There is something so soothing and basic about knitting, the finger movement, the click of the needles, the roll of the ball. The fact that you can watch a TV programme  and not have to look down too often, that you can hold a conversation or plan a detailed shopping list is a bonus. It is portable and a very acceptable public craft.
It can therefore be both an easy social and a deeply solitary therapy.
It is part the tradition - part the ritual - part the rhythm that I love.
There is a whole knitting world out there that accepts you back even if you have been abscent for awhile. Once a knitter - always a knitter . .  the comfort in that !

If I need a quick fix I knit a little bracelet or lariat - those rewarding pieces that grow and mature quickly ! The finishing of these is not so fast as I feel compelled to add beads or buttons or embroidery. So this knit therapy of mine means I have an ongoing bag full of knitted pretties waiting patiently to be accessorised. That stage is saved for days I am creatively energetic !

Let me introduce you to one of my little therapy bracelets.                                                                                           
I started knitting this style one evening where I really wanted to be making something but was in that anxious state I call  ‘creative threading water’.  I had taken out a few things I was working on and could not decide on choice or colour/ trim/ bead etc.  I was doing a lot of looking and no doing ! With no clear direction and an indecisive mood, I still having itchy fingers, which meant I grabbed my knitting bag.

Here are two versions of the bracelet knit on same size needles - just different yarns. Based on cast on 3 stitches /cast off 3 stitches repeat it is a cosy little quick knit fix.

A few days earlier I had experimented with making beads from lace. I used 1930’s lace and twisted it around a knitting needle with a coating of fabric glue. The twists dried into very cute little lacy beads and were perfect to add that little extra to my knit bracelets.

To close the bracelets I used a speckled button and picked up the colours of the buttons in the seed beads I added around the lace.

These are thin and simple knit bracelets - with a twist.

And the bracelet in white . . . 

Did I say I love knitting ??  I love knitting.

Saturday, 14 July 2012

Wild Garden - a fiber wrist corsage . . .

I decided to try a little plaiting.
I had first intended making a simple sari silk plait bracelet - but as usual got carried away. I will make those simpler versions - but this is the one that just wanted to be a little wilder !!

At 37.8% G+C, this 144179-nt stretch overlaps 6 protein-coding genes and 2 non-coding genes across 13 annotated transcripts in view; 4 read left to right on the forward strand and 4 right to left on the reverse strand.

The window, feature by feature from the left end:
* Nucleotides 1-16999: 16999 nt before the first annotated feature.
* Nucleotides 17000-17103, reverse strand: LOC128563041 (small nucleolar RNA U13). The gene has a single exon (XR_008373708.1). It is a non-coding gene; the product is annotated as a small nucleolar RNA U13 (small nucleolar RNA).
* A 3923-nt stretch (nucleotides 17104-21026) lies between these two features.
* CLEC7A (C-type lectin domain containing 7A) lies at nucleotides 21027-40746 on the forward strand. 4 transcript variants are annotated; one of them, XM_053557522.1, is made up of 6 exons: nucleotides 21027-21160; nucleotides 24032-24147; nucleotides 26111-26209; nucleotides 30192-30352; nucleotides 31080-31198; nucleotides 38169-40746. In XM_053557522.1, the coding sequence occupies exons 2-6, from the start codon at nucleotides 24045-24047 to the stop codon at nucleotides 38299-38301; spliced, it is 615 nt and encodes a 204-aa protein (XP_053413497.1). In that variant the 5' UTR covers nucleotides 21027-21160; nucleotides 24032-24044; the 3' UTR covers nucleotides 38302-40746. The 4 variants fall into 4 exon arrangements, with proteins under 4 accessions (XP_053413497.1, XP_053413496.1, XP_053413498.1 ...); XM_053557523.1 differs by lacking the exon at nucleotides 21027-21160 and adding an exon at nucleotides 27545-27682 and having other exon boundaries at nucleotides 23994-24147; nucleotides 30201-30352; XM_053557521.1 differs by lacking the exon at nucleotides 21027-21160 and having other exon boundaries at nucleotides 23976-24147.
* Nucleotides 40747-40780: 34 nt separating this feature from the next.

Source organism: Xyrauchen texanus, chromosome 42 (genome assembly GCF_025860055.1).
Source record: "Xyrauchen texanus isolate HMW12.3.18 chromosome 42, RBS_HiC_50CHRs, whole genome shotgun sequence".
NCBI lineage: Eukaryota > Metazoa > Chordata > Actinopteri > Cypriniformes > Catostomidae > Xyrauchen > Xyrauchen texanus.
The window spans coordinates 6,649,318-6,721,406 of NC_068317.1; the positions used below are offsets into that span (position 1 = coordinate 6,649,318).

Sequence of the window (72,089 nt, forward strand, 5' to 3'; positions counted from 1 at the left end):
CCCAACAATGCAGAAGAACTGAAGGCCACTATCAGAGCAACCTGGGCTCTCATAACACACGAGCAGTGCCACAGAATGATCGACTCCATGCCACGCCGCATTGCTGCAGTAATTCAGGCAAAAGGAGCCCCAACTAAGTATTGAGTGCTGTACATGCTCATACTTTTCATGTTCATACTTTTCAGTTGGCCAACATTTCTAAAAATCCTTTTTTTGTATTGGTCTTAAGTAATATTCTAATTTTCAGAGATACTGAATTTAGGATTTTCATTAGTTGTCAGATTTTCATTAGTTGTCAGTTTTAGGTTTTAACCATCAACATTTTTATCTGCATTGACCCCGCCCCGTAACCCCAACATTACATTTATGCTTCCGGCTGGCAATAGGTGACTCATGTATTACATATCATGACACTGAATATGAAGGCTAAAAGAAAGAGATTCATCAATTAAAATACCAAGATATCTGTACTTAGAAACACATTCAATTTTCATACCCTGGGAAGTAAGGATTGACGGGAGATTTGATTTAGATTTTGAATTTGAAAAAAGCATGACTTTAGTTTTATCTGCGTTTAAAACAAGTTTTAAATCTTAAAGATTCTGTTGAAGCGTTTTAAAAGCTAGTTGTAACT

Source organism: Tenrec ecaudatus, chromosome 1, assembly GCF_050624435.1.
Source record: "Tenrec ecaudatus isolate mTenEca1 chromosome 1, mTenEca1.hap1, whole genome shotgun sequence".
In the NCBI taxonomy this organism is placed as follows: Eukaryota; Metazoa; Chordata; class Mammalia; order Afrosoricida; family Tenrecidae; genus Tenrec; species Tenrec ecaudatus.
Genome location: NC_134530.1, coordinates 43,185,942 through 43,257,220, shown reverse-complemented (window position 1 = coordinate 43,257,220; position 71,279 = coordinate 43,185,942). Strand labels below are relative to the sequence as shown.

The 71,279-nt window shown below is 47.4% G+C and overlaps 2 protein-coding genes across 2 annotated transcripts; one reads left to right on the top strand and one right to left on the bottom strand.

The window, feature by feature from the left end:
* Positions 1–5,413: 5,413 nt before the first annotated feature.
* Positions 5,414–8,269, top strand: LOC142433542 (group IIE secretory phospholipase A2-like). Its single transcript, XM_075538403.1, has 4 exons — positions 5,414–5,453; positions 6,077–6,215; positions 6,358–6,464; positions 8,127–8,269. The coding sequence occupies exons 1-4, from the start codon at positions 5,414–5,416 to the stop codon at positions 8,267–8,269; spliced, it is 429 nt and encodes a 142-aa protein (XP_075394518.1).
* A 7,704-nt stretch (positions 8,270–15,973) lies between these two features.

(1) First I spent a bit of time plaiting sari silk - I just love braiding, a very relaxing and satisfying thing to do. Just cut three equal lengths, tie one end to a door handle and off you go.
Here is pre braided sari silk pic and then post braided pic.

(2) I choose a particularly yummy raspberry purple sari silk  .  .  .  .  but then I could not resist adding in a strand of knitting yarn - the colour mix was perfect. The knit yarn is 90% wool 10% acrylic and made the final plait thicker and more textured. 

(3) I picked three Czech glass bellflower beads, a lucite trumpet bead, some raspberry and purple shimmer seed beads and a deep purple ribbon for the base.

At this stage I brought all the elements downstairs and put on a movie.
I wonder does the choice of viewing influence how the piece turns out?
I prefer to work while watching something I have seen before - I like to keep my
attention on what I am making and just be able to look up from time to time!
( I was watching - Thelma and Louise, so maybe that is why it grew a little wild !! )

(4) I sewed the fiber mix along the ribbon - twirling into a circle at the centre.
I added extra twists of plaited sari silk for more texture.
I put in the Czech and lucite beads and attached them with the seed beads.

5) I felt it needed something else. I looked at buttons / charms / keys but they all looked too bright. It cried out for a dark colour to anchor it. 

I finally settled on a lovely piece of black Victorian lace c1880 for both the extra depth of colour and a little bit of history.

So here it is - a little silk, a little wool, a mix of beads, some new ribbon and some old lace . . . . . 
a very ‘wild garden’ (very Thelma and Louise) wrist corsage.